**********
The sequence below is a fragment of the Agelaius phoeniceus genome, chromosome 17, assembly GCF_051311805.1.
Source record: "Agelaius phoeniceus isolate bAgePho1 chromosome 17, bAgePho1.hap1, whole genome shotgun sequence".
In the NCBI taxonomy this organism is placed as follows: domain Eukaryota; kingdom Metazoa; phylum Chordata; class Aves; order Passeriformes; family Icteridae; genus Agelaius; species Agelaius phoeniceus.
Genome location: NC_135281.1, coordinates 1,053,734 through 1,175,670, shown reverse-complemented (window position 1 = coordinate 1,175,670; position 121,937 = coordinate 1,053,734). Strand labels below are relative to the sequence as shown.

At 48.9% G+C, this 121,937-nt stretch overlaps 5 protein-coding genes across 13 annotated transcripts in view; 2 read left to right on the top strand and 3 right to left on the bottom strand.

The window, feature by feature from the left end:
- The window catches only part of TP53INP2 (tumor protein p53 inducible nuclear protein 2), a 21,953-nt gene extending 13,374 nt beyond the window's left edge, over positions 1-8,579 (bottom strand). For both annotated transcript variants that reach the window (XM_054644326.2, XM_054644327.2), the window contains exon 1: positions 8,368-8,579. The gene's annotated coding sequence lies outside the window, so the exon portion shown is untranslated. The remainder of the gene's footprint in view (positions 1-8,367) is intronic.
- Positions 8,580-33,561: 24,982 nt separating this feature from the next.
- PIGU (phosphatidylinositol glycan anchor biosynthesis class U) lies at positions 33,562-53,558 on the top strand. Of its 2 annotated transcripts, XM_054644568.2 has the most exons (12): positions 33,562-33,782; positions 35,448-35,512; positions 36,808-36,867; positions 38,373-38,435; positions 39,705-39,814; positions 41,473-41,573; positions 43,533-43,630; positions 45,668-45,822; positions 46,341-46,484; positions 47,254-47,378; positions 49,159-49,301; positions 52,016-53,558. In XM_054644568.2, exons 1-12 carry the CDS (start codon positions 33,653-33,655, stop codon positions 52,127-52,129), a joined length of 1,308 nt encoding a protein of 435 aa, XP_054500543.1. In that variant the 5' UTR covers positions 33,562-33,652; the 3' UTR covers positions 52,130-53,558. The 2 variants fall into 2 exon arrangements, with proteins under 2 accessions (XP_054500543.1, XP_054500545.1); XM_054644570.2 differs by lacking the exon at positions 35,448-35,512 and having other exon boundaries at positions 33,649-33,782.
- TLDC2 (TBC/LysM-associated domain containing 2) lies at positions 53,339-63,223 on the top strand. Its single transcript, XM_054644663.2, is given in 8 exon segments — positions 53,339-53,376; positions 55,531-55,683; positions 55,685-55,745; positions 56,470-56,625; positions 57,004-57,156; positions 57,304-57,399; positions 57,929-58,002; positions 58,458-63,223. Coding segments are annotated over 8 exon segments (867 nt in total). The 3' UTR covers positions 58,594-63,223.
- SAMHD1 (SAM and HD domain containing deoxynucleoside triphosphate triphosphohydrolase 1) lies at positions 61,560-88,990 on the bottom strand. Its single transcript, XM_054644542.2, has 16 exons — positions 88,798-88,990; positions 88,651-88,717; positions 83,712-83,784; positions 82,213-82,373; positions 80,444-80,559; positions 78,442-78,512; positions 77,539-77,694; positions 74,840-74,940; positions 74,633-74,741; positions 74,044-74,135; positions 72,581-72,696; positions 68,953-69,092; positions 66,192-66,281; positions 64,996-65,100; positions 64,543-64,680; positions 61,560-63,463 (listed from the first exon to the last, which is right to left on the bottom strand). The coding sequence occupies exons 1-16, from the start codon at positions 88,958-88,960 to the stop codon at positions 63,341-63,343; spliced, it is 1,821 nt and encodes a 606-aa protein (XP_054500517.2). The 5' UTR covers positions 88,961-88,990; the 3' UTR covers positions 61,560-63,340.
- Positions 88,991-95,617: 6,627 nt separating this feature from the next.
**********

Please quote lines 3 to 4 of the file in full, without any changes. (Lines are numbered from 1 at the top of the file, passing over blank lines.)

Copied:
In the NCBI taxonomy this organism is placed as follows: domain Eukaryota; kingdom Metazoa; phylum Chordata; class Aves; order Passeriformes; family Icteridae; genus Agelaius; species Agelaius phoeniceus.
Genome location: NC_135281.1, coordinates 1,053,734 through 1,175,670, shown reverse-complemented (window position 1 = coordinate 1,175,670; position 121,937 = coordinate 1,053,734). Strand labels below are relative to the sequence as shown.